Her marriage was a grand affair. It was December 6, 1965. It was a talk of the town. The beautiful and brilliant Naiyar was getting married to the dashing young CSP officer, Rafiqullah Chaudhury. After the Indo Pak war in September 1965, the government had issued restrictions on rice being served at weddings. My father, being a judge of the High Court, would not violate government rules. Hence, western food was served. Baji looked gorgeous in her red bridal finery next to debonair groom Rafiq. They made a handsome couple.
She continued teaching in Eden Girls College for 32 years, rising to the position of Professor and Head of the Department. Teaching was her passion. She enjoyed every bit of it. She would spend hours preparing, taking notes, setting question papers and revising the course contents. I have not seen anyone take as much interest in his/her work as she did. She was totally committed to her profession. Teaching is a full time job and she proved it. She had a wonderful rapport with her colleagues, a quality that is essential for leadership. Her team spirit was the reason for success in all her endeavours. It was during her time, that Honours as well as Masters programme were introduced in the college. She accepted the challenge and with a small group of dedicated teachers proved that dedication and hard work can bring success. In her case, success meant excellent result achieved by her students.
In 1994, she was appointed the Principal of the Dhaka College. She was the first woman to become the Principal in the College's 150-year history. Dhaka College, known for its excellent results, is also considered a trouble spot. Not once did she deter from taking this challenging position. She was soft but firm, kind but strict, tough but understanding. With these qualities, she administered Dhaka College with firm hand and never, during her tenure, was there trouble of any kind.
In 1996, she was appointed Director General of the Secondary and Higher Education. As the Director General, her energy and vitality knew no bounds. She undertook extensive tours visiting colleges in remote places, meeting faculties and trying to find out their problems. Working the whole day, attending meetings and receptions only to come home and find more people with more problems waiting for her, she would give patient hearing to all of them no matter how late at night it was. She felt that it was her responsibility. When I objected to these visitors at odd hours, she softly replied "Akhtar, he is a lecturer from Patuakhali and has come all the way to meet me with his problem. How can I refuse to meet him"? Her hospitality knew no bounds. No one returned from her home without snacks, sweets and tea.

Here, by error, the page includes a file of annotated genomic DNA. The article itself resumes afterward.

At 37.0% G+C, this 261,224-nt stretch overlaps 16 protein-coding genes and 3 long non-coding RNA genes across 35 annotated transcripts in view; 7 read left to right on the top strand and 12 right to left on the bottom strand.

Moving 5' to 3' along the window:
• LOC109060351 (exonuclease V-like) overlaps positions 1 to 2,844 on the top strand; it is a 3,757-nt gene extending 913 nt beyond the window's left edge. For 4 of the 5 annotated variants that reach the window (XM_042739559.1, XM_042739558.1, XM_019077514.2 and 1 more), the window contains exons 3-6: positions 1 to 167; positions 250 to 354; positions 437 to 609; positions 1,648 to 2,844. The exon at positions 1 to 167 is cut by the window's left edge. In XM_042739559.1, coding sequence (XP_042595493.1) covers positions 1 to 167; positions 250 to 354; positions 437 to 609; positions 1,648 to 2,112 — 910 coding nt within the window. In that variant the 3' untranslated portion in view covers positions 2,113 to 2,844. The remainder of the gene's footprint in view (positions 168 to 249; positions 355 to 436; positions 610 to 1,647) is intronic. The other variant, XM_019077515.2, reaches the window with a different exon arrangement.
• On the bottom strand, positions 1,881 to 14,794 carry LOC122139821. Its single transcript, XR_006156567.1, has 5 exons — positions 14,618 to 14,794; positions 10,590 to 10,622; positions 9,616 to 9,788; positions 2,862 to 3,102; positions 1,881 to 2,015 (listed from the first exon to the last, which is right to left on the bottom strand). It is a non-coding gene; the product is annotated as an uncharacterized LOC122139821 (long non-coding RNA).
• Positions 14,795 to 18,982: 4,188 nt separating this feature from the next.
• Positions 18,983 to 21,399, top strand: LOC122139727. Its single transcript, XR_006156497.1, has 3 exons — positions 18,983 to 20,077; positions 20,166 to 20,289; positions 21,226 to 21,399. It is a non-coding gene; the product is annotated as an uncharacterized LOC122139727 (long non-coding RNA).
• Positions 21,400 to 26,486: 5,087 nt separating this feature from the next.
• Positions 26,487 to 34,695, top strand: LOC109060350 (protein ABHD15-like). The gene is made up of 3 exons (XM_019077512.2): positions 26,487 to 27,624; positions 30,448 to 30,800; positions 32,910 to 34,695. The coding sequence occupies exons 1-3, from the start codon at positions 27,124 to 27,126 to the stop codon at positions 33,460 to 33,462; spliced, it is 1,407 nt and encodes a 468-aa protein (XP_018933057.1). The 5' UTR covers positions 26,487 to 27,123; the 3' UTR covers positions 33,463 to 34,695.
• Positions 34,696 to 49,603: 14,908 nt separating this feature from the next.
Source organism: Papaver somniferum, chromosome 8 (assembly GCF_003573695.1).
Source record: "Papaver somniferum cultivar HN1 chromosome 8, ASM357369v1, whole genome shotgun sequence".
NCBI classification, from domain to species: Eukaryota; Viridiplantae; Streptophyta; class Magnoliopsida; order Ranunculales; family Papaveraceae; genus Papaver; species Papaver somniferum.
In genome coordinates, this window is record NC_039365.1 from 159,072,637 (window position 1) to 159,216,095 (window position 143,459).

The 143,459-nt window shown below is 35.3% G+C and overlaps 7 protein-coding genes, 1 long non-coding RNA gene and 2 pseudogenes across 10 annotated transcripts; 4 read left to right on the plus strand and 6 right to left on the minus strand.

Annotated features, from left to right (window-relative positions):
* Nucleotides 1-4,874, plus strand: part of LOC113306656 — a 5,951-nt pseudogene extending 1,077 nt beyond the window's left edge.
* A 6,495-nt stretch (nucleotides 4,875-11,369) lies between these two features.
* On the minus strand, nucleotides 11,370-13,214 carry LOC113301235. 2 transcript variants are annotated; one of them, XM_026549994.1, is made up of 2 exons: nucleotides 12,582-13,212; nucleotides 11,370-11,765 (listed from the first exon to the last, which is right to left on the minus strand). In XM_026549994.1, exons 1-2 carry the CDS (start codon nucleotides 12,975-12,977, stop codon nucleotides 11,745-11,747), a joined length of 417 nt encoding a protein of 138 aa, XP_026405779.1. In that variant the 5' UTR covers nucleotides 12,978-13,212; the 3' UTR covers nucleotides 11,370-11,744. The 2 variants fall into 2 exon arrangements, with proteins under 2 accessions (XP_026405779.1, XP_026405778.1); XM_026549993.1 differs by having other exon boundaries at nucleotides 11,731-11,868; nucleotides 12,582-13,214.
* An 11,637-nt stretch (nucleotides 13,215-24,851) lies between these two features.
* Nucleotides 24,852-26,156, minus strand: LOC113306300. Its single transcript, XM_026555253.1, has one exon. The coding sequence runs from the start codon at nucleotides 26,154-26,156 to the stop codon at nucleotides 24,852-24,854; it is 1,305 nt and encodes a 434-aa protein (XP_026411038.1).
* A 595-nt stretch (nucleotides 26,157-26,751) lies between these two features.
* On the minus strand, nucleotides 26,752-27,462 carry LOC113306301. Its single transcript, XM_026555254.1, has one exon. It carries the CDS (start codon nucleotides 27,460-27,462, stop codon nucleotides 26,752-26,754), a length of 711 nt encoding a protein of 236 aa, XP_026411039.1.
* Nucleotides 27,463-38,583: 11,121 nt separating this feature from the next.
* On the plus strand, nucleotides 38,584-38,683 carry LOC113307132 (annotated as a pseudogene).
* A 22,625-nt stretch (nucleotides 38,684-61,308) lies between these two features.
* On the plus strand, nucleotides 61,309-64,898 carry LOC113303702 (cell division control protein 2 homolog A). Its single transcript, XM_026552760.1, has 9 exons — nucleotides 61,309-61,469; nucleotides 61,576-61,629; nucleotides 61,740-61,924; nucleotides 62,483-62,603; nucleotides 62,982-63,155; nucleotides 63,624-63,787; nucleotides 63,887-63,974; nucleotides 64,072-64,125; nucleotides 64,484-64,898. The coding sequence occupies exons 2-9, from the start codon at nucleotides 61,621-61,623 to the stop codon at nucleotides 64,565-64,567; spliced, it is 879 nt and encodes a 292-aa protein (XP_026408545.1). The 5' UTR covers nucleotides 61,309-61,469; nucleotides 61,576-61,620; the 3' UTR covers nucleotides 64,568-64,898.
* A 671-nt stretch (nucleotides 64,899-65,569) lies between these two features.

On her retirement from government service in 1998, Baji was sworn in as the member of the Bangladesh Public Service Commission. Once again she proved her worth. Dignified and poised, she discharged her duties in the Public Service Commission with grace and dignity.
Baji was a fighter and the last six months of her life she fought bravely with the deadly disease, lymphoma. All throughout her illness her spirits remained high. She always had a smile on her face. Hooked to a ventilator in the ICU, unable to speak, her long thick black hair, which once nearly reached her knees, fallen off due to chemotherapy, her face puffed up with tubes running into her even then Baji showed no signs of discomfort. Not once did she complain. Finally, on Sunday, May 15 at 6.15, she passed away after a long battle.
Not a single day has passed that I have not thought about her, not a single night that I have not dreamt about her. Friends and family advise me to move on with my life. That is sensible advice. But how do I move on? Baji was a part of my life. With her death, a part of me died, too. But for her sake as well as mine, I have to move on.
(R) thedailystar.net 2005